While many children take to playing as a duck takes to water, some might discover that it is not an easy thing to do and would need help from a parent. It is very important that children play with their peers and are given opportunities for unstructured play, but children who also play with a loved adult benefit greatly – don’t underrate the value or its benefits.

Parents have a very important role to play by making time and space available with the relevant resources. Your active support and help will stimulate and keep a child’s interest alive and will go a long way than you can imagine.

Children try to make sense of the world in which they live by acting out situations before they happen and by copying what they see around them. Pretend play enables them to see life from a different point of view and contributes significantly to their emotional development.

Being naturally imaginative, children will happily talk with an imaginary caller on their toy phone. Or you would have seen a child sitting inside a packing box and imitating driving his imaginary car or truck. This sort of play needs to be actively encouraged as it helps a child develop their imagination and is directly linked to helping their intellectual growth.

Encourage your child to explore outdoor play as it will be extremely beneficial and necessary for her development. She will learn a lot about the ever-changing environment outside. This experience will also help her to use the whole body and develop her gross motor skills. Meet multi-sensory needs and can instil a love for the outdoors.

More to games than meets the eye

The Importance of Play for Development

Playing games at home increases overall motivation. By playing games, your child can become more motivated and involved in learning, more inclined to develop the ability to concentrate and listen with care and engage easily to complete a given set of tasks. Games give the child confidence to become a team player, and aware of how to be responsible for her own learning.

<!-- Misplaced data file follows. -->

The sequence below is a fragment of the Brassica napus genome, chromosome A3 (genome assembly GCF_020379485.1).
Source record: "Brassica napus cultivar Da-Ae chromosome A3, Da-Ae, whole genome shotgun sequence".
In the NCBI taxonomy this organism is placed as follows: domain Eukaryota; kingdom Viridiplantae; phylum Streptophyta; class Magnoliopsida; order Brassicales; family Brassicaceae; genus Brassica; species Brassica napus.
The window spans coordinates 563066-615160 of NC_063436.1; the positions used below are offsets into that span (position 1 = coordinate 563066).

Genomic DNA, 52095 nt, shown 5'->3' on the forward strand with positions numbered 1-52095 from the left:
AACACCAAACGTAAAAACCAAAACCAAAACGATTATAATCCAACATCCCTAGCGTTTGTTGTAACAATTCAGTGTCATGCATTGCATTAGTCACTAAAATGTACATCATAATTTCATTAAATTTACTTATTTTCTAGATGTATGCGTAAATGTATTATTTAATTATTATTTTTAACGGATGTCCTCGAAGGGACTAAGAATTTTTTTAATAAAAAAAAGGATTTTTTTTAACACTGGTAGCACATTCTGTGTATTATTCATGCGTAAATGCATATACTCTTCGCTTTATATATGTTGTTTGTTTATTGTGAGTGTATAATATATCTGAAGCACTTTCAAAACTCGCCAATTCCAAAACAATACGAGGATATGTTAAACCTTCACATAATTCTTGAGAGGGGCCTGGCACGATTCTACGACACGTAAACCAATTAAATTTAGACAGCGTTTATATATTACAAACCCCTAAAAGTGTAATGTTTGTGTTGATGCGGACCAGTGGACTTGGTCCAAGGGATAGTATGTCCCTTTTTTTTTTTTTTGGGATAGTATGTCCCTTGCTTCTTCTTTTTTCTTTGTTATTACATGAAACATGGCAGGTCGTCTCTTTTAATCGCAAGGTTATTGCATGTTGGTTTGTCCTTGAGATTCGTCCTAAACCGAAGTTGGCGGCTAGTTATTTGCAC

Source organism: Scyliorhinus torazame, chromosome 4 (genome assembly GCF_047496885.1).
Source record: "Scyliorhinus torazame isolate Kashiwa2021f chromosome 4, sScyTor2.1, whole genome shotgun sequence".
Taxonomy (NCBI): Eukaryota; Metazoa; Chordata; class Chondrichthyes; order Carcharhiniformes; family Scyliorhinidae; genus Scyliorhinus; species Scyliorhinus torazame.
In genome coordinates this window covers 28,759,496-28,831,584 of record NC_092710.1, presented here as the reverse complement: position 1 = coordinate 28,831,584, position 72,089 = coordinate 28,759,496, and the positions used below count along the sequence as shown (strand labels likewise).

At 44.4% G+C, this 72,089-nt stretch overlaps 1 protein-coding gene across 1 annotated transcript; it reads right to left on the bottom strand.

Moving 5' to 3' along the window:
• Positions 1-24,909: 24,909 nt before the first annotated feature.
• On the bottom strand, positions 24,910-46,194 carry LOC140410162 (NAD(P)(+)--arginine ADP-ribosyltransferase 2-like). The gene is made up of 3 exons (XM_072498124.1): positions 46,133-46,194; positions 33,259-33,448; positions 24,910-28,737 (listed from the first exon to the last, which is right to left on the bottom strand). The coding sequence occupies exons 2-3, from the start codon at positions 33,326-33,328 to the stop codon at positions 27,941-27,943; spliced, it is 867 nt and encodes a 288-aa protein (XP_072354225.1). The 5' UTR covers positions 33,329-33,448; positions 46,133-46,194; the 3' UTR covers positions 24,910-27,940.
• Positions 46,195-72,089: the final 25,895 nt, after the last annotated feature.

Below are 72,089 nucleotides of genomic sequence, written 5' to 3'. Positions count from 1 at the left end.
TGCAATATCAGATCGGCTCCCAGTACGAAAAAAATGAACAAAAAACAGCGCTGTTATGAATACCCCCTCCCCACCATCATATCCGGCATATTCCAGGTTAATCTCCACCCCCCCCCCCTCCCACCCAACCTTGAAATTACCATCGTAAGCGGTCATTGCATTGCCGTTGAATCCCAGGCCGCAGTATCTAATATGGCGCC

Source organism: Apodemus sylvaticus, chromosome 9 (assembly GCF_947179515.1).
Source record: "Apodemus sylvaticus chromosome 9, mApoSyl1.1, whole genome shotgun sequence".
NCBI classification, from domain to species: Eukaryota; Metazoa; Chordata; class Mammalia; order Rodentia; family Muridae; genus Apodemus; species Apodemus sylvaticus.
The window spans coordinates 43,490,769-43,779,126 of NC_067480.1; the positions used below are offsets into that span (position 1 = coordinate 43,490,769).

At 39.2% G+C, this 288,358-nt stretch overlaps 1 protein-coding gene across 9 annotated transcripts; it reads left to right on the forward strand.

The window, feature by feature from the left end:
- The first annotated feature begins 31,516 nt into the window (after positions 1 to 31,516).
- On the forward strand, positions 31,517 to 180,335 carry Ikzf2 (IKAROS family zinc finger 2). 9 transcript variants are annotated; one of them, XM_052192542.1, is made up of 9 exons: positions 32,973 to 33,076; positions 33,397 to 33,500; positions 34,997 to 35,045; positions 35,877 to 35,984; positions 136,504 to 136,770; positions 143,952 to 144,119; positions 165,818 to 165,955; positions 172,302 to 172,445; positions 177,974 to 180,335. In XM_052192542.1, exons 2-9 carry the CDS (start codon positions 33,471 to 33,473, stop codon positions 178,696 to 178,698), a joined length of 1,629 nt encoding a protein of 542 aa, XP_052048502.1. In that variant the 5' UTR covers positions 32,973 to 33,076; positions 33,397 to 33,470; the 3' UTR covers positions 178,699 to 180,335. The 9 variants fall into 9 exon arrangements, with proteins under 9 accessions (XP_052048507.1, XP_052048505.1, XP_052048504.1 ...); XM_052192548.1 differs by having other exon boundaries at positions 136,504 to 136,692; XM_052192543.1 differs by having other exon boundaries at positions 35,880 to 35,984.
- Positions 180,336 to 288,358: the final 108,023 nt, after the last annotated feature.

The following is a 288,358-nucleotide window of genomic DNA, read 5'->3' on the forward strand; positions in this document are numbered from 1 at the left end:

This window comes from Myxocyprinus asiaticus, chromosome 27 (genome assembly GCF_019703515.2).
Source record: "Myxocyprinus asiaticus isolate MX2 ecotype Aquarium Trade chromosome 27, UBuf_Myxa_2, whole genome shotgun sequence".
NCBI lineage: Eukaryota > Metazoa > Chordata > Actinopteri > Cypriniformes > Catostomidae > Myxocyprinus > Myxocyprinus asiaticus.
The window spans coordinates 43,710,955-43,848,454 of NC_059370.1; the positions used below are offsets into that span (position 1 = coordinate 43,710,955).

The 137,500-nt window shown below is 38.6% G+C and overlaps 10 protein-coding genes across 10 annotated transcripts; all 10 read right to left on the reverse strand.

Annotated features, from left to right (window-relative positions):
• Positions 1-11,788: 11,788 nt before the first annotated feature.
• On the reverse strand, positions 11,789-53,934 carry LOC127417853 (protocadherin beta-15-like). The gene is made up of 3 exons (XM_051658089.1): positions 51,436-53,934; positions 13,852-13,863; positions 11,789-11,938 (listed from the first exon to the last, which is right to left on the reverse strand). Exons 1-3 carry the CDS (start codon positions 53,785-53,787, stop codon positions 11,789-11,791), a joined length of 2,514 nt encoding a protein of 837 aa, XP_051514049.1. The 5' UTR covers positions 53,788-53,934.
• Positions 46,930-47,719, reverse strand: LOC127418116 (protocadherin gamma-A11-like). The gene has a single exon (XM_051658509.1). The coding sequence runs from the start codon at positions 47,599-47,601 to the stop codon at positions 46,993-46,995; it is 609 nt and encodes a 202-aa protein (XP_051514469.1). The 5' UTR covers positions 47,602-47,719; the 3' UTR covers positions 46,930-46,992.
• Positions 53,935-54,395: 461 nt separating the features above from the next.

By using games at home young children get the hang of competing against each other whilst playing a game, and then support each other during other learning activities, once in a classroom environment.

Most games call for problem-solving strategies and planning. By applying a range of strategies in a game, young children can learn to use their working memory to solve problems and increase their mental cognition capabilities. Stimulating the brain with strategies that are applied while playing a game can be a great brain workout in itself.

You can use games in a lesson to create positivity and motivate a child to participate and develop a healthy attitude towards learning. Content-specific games boost memory. As a child plays a game, she has to remember important rules and moves that need to be made. She also gets to use her working memory to think and act quickly.

When playing a game, a child needs to be alert and attentive as the game can move rather quickly. This attentiveness helps a child to stay focused. Game-based learning is a great tool to use and consolidate new knowledge. Help a child understand and make connections with what she already knows.

About My Gym

My Gym involves children in dynamic games, physical activity and movement that help in building neural networks in the brain. Making it easier for children to acquire intellectual skills, navigate complex social situations, and nurture emotional development.

To find out more about how My Gym plays a key role in supporting “whole-child development,” please visit any of our centres. Choose a day when you will be relatively free and come over with your child in tow. Your child could be an infant (as young as 6 months), a toddler or a preschooler, age is not a bar for enrolling.

My Gym has child enrichment programs that lay a firm foundation for personal, academic and future growth by involving your child in age-appropriate games, creative learning and problem-solving activities.

Please note: My Gym classrooms are thoroughly sanitized every day — the tables, the chairs, the children’s activity stations and everything else the child might touch is made safe and clean. Please wear a mask, wash hands frequently, and practice social distancing.